• Americans’ confidence in their ability to retire comfortably is stagnant at historically low levels.  Just 14 percent are very confident they will have enough money to live comfortably in retirement (statistically equivalent to the low of 13 percent measured in 2011 and 2009). 
  • Employment insecurity looms large:  forty-two percent identify job uncertainty as the most pressing financial issue facing most Americans today. 
  • Worker confidence about having enough money to pay for medical expenses and long-term care expenses in retirement remains well below their confidence levels for paying basic expenses. 
  • Many workers report they have virtually no savings and investments.  In total, 60 percent of workers report that the total value of their household’s savings and investments, excluding the value of their primary home and any defined benefit plans, is less than $25,000. 
  • Twenty-five percent of workers say the age at which they expect to retire has changed in the past year.  In 1991, 11 percent of workers said they expected to retire after age 65, and by 2012 that number has grown to 37 percent. 
  • Regardless of those retirement age expectations, and consistent with prior survey findings, half of current retirees surveyed say they left the work force unexpectedly due to health problems, disability or changes at their employer, such as downsizing or closure. 
  • Those already in retirement tend to express higher levels of confidence than current workers about several key financial aspects of retirement. 
  • Retirees report they are significantly more reliant on Social Security as a major source of their retirement income than current workers expect to be. 
  • Although 56 percent of workers expect to receive benefits from a defined benefit plan in retirement, only 33 percent report that they or their spouse currently have such a benefit with a current or previous employer. 
  • Fifty-six percent report that they or their spouse have not tried to calculate how much money they will need to have saved by the time they retire so they can live comfortably in retirement.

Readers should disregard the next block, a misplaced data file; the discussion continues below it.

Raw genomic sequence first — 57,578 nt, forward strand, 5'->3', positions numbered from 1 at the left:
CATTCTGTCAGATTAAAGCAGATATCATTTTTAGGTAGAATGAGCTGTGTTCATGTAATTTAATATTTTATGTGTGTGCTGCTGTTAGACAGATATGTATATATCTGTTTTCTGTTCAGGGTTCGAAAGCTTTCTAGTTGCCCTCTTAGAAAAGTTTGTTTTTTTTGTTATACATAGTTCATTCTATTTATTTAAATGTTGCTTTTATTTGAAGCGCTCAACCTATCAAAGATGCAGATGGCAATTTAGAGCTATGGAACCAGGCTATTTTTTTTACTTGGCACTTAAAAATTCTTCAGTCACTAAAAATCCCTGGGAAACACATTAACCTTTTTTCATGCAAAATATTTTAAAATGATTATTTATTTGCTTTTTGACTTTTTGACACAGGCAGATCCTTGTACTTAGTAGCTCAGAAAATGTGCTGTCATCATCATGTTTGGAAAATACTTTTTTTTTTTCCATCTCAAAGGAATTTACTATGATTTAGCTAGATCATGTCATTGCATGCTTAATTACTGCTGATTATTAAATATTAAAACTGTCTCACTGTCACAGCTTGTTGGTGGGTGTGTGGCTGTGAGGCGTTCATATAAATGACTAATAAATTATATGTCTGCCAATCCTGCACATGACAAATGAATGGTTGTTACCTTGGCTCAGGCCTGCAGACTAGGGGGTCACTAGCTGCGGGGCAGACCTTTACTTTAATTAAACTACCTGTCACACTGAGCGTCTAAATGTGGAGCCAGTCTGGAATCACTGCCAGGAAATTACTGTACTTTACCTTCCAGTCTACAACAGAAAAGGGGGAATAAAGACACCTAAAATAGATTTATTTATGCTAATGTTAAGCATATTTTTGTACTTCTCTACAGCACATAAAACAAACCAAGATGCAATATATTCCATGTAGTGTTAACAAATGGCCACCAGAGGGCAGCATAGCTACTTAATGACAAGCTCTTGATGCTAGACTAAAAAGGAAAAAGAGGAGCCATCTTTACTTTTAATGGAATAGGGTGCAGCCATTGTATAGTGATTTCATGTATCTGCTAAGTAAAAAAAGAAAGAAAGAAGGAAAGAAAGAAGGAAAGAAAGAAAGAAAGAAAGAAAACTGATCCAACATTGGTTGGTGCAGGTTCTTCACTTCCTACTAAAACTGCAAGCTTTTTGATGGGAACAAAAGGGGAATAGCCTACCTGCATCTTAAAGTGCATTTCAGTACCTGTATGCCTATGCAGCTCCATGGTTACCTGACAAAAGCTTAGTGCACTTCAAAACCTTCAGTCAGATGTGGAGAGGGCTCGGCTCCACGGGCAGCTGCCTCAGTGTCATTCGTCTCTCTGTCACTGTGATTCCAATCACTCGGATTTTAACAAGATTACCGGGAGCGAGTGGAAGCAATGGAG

Not a pretty picture. 
 

3.      ORGANIZATIONS ARE CONCERNED ABOUT BOOMER RETIREMENTS AND SKILLS GAPS:    A joint poll released by Society for Human Resource Management and AARP shows that U.S. employers are ramping up skills training and employee benefits aimed at closing skills gaps left when Baby Boomers retire, and at retaining and recruiting older workers.  Seventy-two percent of human resource professionals polled described the loss of talented older workers to be “a problem” or “a potential problem” for their organizations.  HR managers said that the actions their organizations have taken to prepare for loss of talented older workers who retire include the following:

  • increased training and cross-training (45 percent);
  • developed succession planning (38 percent);
  • hired retired employees as consultants or temporary workers (30 percent);
  • offered flexible work arrangements (27 percent); and
  • designed part-time positions to attract older workers (24 percent). 

The poll, which focused on strategic workforce planning, also asked human resource professionals to identify the greatest “basic skills” and “applied skills” gaps between workers age 31 and younger compared to workers age 50 and older.  Thus, 

  • Basic skills– Fifty-one percent of human resource managers indicated they find older workers have stronger writing, grammar and spelling skills in English; 
  • Applied skills– Fifty-two percent of human resource managers said older workers exhibit stronger professionalism/work ethic. 

Despite the proactive steps being taken, the poll finds that many U.S. organizations are largely unprepared for the brain drain and skills void that talented, retiring older workers will leave.  About 71 percent of those polled still have not conducted a strategic workforce planning assessment to analyze the impact of workers 50 and older who will leave their organizations.